City That Care Forgot
On “City That Care Forgot”, released Monday 2nd June 2008, Dr. John delivers an elegantly elegiac homage to his drowned hometown that’s at once an incredible collection of songs – possibly his best work of the past two decades – and a bold statement and cultural event. Musically anchored with that legendary gravely drawl and a buoyant riot of swamp-voodoo piano grooves (and aid from a few friends like Eric Clapton) the album’s 14 tracks also provide a lyrical reminder that the rawness and divisions exposed by Hurricane Katrina are as fresh as ever.
Infused with elements of barrelhouse funk and freewheeling proto-rock, at times Dr. John raises as much hell as he does questions. But his hopeful, if harrowing, songwriting never loses the notion that once we start to address our problems we can heal as a nation. The songs, at a time when the word « change » seems to be everybody’s buzzword, are at once a musical return to roots, yet suffused with an unusual urgency.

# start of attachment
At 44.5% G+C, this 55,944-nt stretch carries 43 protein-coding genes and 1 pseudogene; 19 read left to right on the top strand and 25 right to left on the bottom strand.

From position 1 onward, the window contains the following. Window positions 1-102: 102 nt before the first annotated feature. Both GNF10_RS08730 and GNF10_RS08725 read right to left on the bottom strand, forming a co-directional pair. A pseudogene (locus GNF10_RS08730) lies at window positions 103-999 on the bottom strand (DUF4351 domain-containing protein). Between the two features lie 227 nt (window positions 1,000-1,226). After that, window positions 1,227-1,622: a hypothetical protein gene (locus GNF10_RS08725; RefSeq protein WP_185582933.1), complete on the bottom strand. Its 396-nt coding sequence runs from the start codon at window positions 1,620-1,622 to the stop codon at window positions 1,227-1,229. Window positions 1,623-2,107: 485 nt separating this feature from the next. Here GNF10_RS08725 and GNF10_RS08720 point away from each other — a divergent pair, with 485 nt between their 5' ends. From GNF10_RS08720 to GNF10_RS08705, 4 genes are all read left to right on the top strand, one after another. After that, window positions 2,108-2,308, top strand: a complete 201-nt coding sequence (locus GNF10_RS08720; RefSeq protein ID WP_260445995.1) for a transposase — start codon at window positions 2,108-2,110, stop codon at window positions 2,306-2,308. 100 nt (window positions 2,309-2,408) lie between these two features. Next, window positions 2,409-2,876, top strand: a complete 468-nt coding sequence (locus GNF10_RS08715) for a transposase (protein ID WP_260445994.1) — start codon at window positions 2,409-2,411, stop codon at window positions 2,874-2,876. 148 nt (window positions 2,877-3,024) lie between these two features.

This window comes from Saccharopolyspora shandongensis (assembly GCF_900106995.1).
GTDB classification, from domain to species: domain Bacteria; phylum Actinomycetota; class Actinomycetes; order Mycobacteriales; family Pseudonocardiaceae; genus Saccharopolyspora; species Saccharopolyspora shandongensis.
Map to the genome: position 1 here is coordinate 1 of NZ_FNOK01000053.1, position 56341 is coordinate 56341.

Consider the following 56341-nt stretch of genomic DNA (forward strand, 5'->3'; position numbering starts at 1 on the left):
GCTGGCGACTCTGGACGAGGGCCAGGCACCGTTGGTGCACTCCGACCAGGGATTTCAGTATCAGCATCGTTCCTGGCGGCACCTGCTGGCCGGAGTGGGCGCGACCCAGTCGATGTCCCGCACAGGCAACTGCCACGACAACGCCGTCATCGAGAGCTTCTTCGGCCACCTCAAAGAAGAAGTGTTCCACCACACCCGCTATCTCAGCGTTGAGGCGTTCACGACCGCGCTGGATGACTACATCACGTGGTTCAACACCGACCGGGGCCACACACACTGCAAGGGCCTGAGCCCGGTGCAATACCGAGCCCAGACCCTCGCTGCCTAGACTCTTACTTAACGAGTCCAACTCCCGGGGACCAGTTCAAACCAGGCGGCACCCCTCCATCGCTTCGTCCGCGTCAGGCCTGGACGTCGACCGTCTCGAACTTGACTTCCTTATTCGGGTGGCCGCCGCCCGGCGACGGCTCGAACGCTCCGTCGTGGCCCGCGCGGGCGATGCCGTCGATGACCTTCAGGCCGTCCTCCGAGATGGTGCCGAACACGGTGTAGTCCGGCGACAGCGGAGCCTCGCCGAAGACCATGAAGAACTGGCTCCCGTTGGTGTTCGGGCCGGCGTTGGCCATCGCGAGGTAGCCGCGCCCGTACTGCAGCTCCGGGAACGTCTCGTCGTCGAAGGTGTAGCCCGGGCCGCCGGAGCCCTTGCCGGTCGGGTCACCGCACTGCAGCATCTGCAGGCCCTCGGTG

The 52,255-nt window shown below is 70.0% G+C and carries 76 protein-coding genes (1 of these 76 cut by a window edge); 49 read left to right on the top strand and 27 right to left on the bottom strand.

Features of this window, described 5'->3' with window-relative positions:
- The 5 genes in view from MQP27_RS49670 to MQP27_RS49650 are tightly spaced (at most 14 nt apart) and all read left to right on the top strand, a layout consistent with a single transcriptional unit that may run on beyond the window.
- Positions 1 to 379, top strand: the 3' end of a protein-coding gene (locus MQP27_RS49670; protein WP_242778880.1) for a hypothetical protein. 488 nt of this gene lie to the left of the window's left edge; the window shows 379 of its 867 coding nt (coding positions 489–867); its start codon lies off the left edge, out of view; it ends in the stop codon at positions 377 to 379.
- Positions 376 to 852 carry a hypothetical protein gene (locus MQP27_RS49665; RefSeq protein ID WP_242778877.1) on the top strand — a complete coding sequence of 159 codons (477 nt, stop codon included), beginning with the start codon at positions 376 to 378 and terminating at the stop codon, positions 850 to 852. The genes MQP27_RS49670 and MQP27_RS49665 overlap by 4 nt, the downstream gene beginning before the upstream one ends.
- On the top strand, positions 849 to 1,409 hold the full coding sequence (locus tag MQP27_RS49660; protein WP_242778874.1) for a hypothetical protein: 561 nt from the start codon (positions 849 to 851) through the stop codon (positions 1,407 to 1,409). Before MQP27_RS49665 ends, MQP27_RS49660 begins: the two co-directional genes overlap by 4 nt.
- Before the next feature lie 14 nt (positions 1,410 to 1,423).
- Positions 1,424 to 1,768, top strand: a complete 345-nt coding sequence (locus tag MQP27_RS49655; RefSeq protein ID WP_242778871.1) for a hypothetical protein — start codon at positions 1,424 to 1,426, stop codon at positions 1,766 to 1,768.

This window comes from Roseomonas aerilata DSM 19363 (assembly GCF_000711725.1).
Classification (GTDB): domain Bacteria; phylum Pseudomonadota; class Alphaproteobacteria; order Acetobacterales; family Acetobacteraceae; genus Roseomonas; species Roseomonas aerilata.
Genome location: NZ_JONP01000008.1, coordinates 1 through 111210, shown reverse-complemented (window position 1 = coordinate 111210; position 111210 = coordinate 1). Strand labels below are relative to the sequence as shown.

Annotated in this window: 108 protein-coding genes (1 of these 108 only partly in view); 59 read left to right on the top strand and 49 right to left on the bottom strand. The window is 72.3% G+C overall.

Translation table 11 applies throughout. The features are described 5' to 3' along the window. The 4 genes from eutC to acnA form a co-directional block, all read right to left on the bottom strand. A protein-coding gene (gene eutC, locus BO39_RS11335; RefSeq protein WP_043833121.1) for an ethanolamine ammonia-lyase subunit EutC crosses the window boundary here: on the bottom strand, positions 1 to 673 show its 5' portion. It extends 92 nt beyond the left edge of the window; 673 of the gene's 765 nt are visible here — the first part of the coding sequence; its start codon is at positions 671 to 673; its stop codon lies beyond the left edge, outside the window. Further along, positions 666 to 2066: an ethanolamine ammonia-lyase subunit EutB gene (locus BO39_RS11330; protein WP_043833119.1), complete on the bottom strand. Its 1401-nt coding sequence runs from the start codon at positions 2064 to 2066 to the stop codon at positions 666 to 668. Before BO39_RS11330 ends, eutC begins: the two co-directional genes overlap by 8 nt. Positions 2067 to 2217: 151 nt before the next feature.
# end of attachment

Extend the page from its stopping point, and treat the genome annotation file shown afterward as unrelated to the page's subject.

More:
On the loping, blues-inflected « Time For A Change », Dr. John conjures what could be considered « What’s Going On » for the YouTube generation, as he manages to provide a rollicking good time while holding forth on such on issues as the war in Iraq and the current administration. In contrast, the stirring title track is simple – and life-affirming – requiem for the victims of Katrina – leading off an album that stands as a sad, searing, sacrilegious, and ultimately auspicious statement that promises to stand as one of the most compelling and enduring musical statements of this complex era. Regarded as a celebrated icon and peerless performer, Dr. John’s live shows continue to garner praise. The New York Times pop critic Jon Pareles referred to a recent concert as « part tradition, part theatre, and geared for a good time », whilst Daily Variety writer David Sprague added, « A roof-raising big-band boogie-monster”.